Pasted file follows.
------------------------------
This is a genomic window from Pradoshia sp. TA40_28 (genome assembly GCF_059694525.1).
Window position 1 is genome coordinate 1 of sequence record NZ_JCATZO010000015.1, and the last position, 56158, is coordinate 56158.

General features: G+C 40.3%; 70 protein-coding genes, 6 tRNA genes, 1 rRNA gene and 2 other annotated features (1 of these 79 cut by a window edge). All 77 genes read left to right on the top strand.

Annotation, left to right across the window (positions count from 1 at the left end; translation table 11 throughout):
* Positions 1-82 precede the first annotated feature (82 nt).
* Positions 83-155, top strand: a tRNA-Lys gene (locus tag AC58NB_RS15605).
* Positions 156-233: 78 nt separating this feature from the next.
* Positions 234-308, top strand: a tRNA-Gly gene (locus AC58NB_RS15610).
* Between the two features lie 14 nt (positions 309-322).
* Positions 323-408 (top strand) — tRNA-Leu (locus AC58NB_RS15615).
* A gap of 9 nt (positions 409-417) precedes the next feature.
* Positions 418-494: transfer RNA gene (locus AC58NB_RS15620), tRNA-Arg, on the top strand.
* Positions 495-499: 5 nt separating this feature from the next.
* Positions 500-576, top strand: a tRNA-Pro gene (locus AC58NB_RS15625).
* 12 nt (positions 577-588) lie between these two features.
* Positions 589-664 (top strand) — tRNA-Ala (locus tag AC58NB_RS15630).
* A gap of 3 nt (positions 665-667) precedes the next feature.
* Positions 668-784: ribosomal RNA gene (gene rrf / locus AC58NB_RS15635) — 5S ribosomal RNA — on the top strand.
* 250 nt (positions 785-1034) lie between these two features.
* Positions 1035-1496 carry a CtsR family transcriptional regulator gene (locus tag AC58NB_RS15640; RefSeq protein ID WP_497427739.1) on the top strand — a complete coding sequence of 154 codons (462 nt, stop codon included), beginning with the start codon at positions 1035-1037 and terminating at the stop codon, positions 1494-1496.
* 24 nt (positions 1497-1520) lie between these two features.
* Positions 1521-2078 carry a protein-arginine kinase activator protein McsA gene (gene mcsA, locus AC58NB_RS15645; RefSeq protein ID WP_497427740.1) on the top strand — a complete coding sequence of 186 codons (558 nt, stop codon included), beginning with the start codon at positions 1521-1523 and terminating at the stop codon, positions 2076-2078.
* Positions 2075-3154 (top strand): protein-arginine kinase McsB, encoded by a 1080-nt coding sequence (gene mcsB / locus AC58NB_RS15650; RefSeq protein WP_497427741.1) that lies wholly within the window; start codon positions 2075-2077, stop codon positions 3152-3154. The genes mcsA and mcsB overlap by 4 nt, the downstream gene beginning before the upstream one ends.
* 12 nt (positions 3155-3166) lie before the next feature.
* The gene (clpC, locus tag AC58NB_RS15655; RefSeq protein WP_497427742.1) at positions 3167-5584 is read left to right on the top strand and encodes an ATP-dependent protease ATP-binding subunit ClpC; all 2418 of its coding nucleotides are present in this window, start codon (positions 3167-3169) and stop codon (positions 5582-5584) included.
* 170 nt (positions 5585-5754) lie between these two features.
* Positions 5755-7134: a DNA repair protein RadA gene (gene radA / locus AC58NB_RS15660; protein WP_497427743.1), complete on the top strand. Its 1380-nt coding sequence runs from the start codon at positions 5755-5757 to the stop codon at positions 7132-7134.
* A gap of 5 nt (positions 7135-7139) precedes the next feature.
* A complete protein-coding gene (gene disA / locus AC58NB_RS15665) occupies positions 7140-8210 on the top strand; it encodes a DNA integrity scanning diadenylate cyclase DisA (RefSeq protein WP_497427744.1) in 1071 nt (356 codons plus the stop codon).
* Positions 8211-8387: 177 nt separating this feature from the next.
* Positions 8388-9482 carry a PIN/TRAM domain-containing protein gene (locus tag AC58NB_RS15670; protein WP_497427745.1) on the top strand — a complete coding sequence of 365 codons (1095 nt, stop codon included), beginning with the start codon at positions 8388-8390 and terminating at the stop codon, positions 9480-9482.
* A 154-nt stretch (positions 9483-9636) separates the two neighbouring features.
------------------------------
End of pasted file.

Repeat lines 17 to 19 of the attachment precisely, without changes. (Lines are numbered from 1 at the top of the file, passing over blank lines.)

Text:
* A gap of 3 nt (positions 665-667) precedes the next feature.
* Positions 668-784: ribosomal RNA gene (gene rrf / locus AC58NB_RS15635) — 5S ribosomal RNA — on the top strand.
* 250 nt (positions 785-1034) lie between these two features.